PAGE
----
Fiat Chrysler Automobiles said this week that its plants in Italy would return to full employment with a $5.7 billion investment in new cars and engine technology, including a fully electric version of the Fiat 500 city car and a plug-in hybrid Alfa Romeo compact utility vehicle.
The FCA announcement plans to mollify anxious union workers – and uneasy political factions in its home country – offer a sharp contrast to the tack taken by General Motors Co., which announced plans to close seven plants and eliminate 15,000 jobs.
GM’s announcement angered union officials in the U.S. and Canada as well as figures from opposite end of the political spectrum, such as U.S. President Donald Trump and Canadian Prime Minister Justin Trudeau.
FCA is also expected to face pressure from the United Auto Workers and Unifor, the Canadian auto workers union, for further details on its future investment plans in the U.S., Canada and Mexico. FCA, however, is in the process of completing major investment in new products and equipment at plants in Toledo, Ohio, Sterling Heights, Michigan, and Belvidere, Illinois.
During a meeting with unions representing Fiat Chrysler Automobiles N.V.’s Italian workers, FCA’s top executive said they plan to invest $5.7 billion in 13 new or restyled models during the next three years.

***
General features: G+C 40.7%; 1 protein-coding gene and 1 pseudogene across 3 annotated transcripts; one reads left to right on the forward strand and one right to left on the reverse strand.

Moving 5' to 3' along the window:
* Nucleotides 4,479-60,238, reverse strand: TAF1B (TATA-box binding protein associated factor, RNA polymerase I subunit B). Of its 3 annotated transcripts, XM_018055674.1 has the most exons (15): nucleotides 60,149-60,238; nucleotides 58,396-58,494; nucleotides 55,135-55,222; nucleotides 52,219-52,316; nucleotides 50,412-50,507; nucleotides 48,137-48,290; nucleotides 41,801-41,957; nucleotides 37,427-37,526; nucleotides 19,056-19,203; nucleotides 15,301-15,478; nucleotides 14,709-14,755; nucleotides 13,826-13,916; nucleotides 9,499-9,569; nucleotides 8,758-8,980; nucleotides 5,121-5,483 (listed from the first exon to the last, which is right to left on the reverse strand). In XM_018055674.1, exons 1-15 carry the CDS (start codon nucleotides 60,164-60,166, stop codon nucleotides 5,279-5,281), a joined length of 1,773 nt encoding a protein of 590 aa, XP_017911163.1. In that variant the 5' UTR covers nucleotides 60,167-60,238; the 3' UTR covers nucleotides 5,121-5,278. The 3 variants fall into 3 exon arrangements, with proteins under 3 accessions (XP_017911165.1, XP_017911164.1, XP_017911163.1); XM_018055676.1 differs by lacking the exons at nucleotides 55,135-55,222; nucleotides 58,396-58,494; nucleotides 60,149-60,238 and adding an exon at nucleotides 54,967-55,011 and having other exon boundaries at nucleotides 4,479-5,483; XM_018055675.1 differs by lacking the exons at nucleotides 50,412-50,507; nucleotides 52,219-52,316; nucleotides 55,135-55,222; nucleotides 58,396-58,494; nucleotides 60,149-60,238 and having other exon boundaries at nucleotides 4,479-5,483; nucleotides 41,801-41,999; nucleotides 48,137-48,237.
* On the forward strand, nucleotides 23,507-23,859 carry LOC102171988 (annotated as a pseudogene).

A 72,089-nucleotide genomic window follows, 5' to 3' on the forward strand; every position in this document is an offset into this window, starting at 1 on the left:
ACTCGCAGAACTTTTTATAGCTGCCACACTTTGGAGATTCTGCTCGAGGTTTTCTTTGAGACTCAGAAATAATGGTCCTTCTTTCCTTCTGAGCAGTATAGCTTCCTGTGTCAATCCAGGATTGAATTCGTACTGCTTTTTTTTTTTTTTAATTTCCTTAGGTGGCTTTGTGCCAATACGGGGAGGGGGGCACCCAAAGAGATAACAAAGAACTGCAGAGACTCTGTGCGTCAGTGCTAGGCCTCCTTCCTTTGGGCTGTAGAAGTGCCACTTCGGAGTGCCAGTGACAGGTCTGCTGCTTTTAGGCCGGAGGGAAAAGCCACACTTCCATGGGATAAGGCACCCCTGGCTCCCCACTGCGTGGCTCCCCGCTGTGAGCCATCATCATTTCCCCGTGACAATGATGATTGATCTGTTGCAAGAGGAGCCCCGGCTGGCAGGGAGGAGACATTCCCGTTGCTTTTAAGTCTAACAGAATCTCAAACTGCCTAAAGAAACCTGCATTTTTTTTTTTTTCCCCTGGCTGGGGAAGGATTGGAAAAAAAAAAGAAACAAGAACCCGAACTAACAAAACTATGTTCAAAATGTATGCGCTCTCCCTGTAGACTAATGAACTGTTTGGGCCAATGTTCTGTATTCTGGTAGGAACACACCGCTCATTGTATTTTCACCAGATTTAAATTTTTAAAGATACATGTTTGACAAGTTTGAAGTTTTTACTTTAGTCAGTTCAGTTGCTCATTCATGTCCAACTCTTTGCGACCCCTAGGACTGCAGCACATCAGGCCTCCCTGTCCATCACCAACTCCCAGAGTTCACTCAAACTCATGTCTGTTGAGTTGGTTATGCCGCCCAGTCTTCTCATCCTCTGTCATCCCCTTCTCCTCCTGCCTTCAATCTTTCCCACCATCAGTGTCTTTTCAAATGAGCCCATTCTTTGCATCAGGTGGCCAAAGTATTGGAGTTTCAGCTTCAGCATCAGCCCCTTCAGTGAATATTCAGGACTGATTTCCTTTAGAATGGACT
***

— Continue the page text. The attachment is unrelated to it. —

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FCA CEO Mike Manley, who replaced Sergio Marchionne in July, said during the meeting in Turin that the automaker would also continue its developing hybrid and fully electric engine technology.
The Italian unions have been seeking reassurances for Italy’s under-utilized plants since a new five-year strategy was announced in June. The five-year plan was assembled under Marchionne’s watchful eye prior to his sudden death.
“It is a courageous plan in a difficult context, in which, for example, the U.S. automotive industry is significantly reducing its workforce,” said the secretary general of the Uilm metalworkers’ union, Rocco Palombella.
The all-electric 500 will be built in Mirafiori, in Turin, while the Alfa Romeo utility vehicle will be built in Pomigliano, near Naples, along with a mild hybrid version of the compact Panda, according FCA executives.
A big part of the investments in Italy will focus on the development of electric and hybrid models and the creation of common platforms that can be used to develop different vehicles to boost efficiencies and flexibility, he added.
“These are investments that are capable of being implemented and kick off tomorrow morning,” said Pietro Gorlier, who took over management of FCA’s operations in Europe last month. Gorlier also noted that additional plans for Italy and other plants in Europe – in Poland, Serbia and Turkey – would be announced later.
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FCA’s operating margin in Europe improved to 3.2% last year, but this compares with rival carmaker PSA Group’s global automotive margin of 7.3%, analysts noted FCA expects its margin to grow to between 5 and 7% by 2022, according to the plan outlined in June.